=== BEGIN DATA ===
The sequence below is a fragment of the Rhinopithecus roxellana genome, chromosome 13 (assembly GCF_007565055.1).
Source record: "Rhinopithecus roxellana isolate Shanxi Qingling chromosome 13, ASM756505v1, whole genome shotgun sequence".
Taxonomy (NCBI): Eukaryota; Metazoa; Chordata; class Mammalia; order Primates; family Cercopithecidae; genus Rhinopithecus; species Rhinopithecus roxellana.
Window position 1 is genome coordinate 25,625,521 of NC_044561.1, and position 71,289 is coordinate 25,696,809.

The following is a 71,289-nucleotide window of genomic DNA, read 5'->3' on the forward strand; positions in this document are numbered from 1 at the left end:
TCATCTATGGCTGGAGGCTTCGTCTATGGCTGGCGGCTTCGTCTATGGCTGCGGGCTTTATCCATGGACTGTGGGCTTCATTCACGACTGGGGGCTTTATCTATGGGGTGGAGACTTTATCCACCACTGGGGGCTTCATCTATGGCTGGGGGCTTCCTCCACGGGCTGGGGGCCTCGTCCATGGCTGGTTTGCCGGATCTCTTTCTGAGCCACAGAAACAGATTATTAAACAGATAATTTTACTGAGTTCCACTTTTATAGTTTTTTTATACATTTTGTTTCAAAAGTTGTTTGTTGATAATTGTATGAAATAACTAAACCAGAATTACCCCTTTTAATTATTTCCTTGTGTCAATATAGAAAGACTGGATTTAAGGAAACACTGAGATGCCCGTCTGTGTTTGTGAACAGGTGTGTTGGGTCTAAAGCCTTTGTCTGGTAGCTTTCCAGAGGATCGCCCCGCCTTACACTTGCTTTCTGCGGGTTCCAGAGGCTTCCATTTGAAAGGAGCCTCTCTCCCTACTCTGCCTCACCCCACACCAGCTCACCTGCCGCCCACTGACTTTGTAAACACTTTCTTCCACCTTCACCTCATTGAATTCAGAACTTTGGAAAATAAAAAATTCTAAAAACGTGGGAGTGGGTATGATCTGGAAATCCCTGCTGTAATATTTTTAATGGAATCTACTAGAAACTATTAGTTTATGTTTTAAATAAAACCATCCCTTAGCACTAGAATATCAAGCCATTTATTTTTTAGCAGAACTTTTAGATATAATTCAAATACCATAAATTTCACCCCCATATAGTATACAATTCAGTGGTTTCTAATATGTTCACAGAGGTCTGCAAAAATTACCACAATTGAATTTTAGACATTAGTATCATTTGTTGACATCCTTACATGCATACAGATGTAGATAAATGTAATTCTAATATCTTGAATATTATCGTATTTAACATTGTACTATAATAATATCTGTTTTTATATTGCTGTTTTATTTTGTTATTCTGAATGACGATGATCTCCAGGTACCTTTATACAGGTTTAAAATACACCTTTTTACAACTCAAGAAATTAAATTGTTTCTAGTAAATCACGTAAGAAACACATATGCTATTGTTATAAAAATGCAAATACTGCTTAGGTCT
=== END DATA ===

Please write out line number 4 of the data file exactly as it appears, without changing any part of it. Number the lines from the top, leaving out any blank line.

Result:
Window position 1 is genome coordinate 25,625,521 of NC_044561.1, and position 71,289 is coordinate 25,696,809.